GO. THINK. REMEMBER.
- "I wish I could go back, not to change anything, but to do it all over again." - Adam Uthe
- For all the miles, the words and the inspiration given: thank you! We will all continue to be the conduits in the years to come. - Alex Keil
- Players come and go. Rules change. Coaches retire. But Our game remains the constant. Its blemishes never diminish its beguiling, beautiful moments, which is why it can be glorious and heart-wrenching from one instant to the next. Perfect? No. But that?s why I love it so. - Mike Miller
Game #8-465: Gonzaga Bulldogs at Portland PilotsJanuary 26, 2012 11:00 pm
Let's get some things out in the open now: I don't like Gonzaga. I've disliked them since 1994, the last time Portland beat them at home. That is, of course, well before they made deep NCAA runs, well before Mark Few arrived as coach, well before they became the Red Line exception they are. I know they're good for the WCC but I can't bring myself to root for them, ever. One of the reasons I'm glad programs like St. Mary's, Butler, George Mason, VCU, Murray State, etc. are getting better is now I don't have to hear about Gonzaga so much from Sportz Nation.
With that out of the way, now we can talk about the game. Like I said, it's been a while since I've been able to see the Pilots beat the Bulldogs at home. As you can imagine this is a game I anticipate all season. I like to get to the arena about an hour early, but for Gonzaga I get there 90 minutes or two hours ahead of time. I love watching the energy build as the Chiles Center fills and tipoff approaches. Usually I take a walk around the upper level of the arena and just look down at the empty seats and court, thinking about the game to come.
I'll pause and point out this file photo from the Santa Clara game is taken from the top row of seats. As you can see it's a pretty good view even from there. The Chiles Center has good sightlines, lots of comfortable chairs in the sideline sections, and at 5000 is just big enough for schools above the line to be willing to come. Oregon, Oregon State, Washington, and Washington State have all paid visits (though the Oregon schools don't seem interested in returning anytime soon), and so did BYU when they were in the Mountain West. The clean, simple court design is also one of the nicest I've seen anywhere.
I also like watching the student section fill up right away as, unfortunately, this is the only time all season it will be anywhere close to full. One of the first through the door was Portland's other Mid-Majority contributor, Steven Langston, with his faithful companion Pilotballz. Mine also made it to the game, and after a family reunion he found a good seat despite the sellout crowd.
This game has been a guaranteed sellout for years, and usually the only one for the Pilots. This is due to the many Gonzaga fans in the area, some of whom have Pilot season tickets, cheer for Portland all season, but mysteriously arrive in Gonzaga gear for this game. The Bulldogs also travel well. Pilot students through the years have advanced the hypothesis that this is due to the fact they want to get away from the wonderful, dynamic, vibrant city of Spokane for a day or two (sorry, no more SMAC, I promise).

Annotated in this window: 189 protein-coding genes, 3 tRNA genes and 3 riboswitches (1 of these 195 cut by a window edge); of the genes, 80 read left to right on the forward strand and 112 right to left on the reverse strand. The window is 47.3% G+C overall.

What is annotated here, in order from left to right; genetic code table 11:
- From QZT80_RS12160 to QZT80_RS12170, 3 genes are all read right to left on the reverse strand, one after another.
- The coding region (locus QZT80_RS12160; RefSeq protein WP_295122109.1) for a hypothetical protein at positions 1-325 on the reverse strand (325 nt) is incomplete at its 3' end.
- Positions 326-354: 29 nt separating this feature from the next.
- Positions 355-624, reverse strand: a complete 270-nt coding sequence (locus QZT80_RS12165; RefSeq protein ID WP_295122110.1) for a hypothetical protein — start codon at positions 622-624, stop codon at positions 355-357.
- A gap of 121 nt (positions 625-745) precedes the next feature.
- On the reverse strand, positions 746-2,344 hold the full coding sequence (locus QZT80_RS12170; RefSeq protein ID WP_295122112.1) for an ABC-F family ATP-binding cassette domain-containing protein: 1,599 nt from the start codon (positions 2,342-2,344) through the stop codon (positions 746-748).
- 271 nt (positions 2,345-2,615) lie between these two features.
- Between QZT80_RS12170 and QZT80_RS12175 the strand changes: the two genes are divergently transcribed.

The students actually acted as college students should. They were loud the whole game and mostly stayed to the end. Reading my Twitter feed after Pilot soccer and basketball games I can tell you: student support makes a difference. The players notice and appreciate it. Okay, so one fool threw a sign, which is not acceptable ever, but it was quite a heave as it got across the entire court on the fly. I mean, you shouldn't do that, but...dang!
Once the game started the Pilots seemed ready to give Gonzaga their best shot. The Bulldogs had a completely horrid start, shooting 17% midway through the half. Portland held a 5-point lead for a long stretch but couldn't extend it, having troubles of their own with turnovers and missed shots too. I think if they could have built a halftime lead bigger than four points things possibly could have been different. I'd seen the Pilots play plenty of good halves against Gonzaga, but it always takes a brilliant performance for all 40 minutes against them. In the second half Gonzaga eventually started scoring and gave the Pilots problems on offense and defense, as I feared. Portland, to its credit, did not simply close up shop and kept scoring and did not allow a complete blowout like they did last month in Spokane, where the final was 90-51. A 12-point loss is still a loss but the Pilots were much more competitive. Games like this will pay off in the long run if the players take lessons from them.
|GONZAGA 74, at PORTLAND 62|
GONZAGA 17-3 (7-1) -- E. Harris 5-10 7-8 17; K. Pangos 4-13 4-5 12; G. Bell Jr. 5-9 7-8 18; R. Sacre 5-5 6-7 16; M. Carter 2-2 0-1 4; G. Landry Edi 1-2 1-2 3; S. Dower 2-8 0-0 4; D. Stockton 0-2 0-0 0. Totals 24-51 25-31 74.
PORTLAND 5-16 (2-6) -- R. Nicholas 6-14 0-0 13; N. Mitrovic 3-8 0-0 8; K. Bailey 2-7 1-2 6; T. van der Mars 3-4 0-0 6; D. Rodgers 3-5 3-4 9; T. Riley 3-8 0-0 7; T. Douglas 4-8 2-4 11; D. Carr 1-2 0-0 2; D. Cason 0-2 0-0 0; J. Bailey 0-0 0-0 0. Totals 25-58 6-10 62.
Three-point goals: GONZ 1-11 (S. Dower 0-1; E. Harris 0-1; D. Stockton 0-2; G. Bell Jr. 1-1; K. Pangos 0-6), PORT 6-21 (N. Mitrovic 2-7; T. Riley 1-5; T. Douglas 1-3; R. Nicholas 1-3; K. Bailey 1-2; D. Cason 0-1); Rebounds: GONZ 30 (E. Harris 10), PORT 24 (R. Nicholas 10); Assists: GONZ 13 (M. Carter 3), PORT 12 (T. Douglas 4); Total Fouls -- GONZ 14, PORT 26; Fouled Out: GONZ-None; PORT-None.
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